A weak or misaligned circadian rhythm, can, over time, be causative of cognitive decline.
There is a daily oscillation in Aβ42 clearance and that this oscillation was lost in cells without a circadian rhythm.
Dissociation between the output of the circadian clock and external environmental cues is a major cause of human cognitive dysfunction.
A robust circadian clock regulates adult hippocampal neurogenesis.
Proper circadian protein function is important in the maintenance of neuronal integrity.
Circadian derangements/disturbed sleep feed the risk of developing AD.
Insufficient sleep can throw the circadian rhythm off, leading to potential cognitive problems.
Circadian dysfunction injures via altered gene expression.
In addition to being a key regulator of the diurnal cycle, the circadian clock might also suppress oxidative stress and synaptic damage. For example, a reduced level of BMAL1, one of the circadian regulating factors, is thought to cause neurodegeneration, as evidenced by the astrogliosis, oxidative damage, and synaptic damage in Bmal1 knockout mice.
In animal models of Alzheimer’s disease, a basal circadian rhythm that controls macroautophagy may be necessary to limit cognitive decline and amyloid deposition. Neurodegenerative disorders such as Alzheimer’s disease and Parkinson’s disease may progress in the setting of altered circadian rhythm dysfunction.
Rats in which the circadian rhythm was messed up with continuous light for four months showed disrupted metabolic profiles, suggestive that their digestive systems may also have been adversely affected by the disrupted circadian rhythms. The level of soluble Aβ in the brain was also significantly higher in these rats compared to the controls, and they experienced down-regulation of anti-aging gene Sirt1 and up-regulation of the neuronal damage markers. Circadian rhythm disruption due to chronic light exposure caused memory and cognitive deficits in the rats. Collectively, these findings were suggestive of an AD-like phenotype.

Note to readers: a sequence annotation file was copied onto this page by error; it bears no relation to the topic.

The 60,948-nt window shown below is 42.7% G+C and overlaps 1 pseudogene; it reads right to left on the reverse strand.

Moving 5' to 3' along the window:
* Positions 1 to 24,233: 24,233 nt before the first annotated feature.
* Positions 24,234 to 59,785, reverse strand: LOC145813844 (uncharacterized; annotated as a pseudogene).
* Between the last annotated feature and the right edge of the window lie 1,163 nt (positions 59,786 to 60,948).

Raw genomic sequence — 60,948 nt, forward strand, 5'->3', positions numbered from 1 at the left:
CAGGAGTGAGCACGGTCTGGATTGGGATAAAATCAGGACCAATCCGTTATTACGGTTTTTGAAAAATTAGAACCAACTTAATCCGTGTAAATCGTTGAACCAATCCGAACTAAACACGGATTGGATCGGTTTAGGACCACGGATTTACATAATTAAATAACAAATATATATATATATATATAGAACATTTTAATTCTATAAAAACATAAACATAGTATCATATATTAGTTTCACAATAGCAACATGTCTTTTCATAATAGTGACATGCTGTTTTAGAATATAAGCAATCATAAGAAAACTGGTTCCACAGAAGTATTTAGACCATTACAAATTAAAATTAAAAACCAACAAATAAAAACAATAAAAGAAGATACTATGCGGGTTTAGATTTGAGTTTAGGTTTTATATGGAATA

“If your circadian clock is not quite right for years and years — you routinely suffer from disrupted sleep at night and napping during the day — the cumulative effect of chronic dysregulation could influence inflammatory pathways such that you accumulate more amyloid plaques”.
In patients with Alzheimer’s disease, rhythmic methylation of BMAL1 has been found to be changed in the brains of patients with Alzheimer’s disease, suggesting that alterations in the DNA methylation of clock genes may contribute to cognitive loss and behavior changes in individuals with Alzheimer’s disease
Other brain disorders are linked to a dysfunctional circadian system.
Minimizing blue light in the evening will maximize endogenous melatonin.
A robust circadian oscillation may minimize neuroinflammation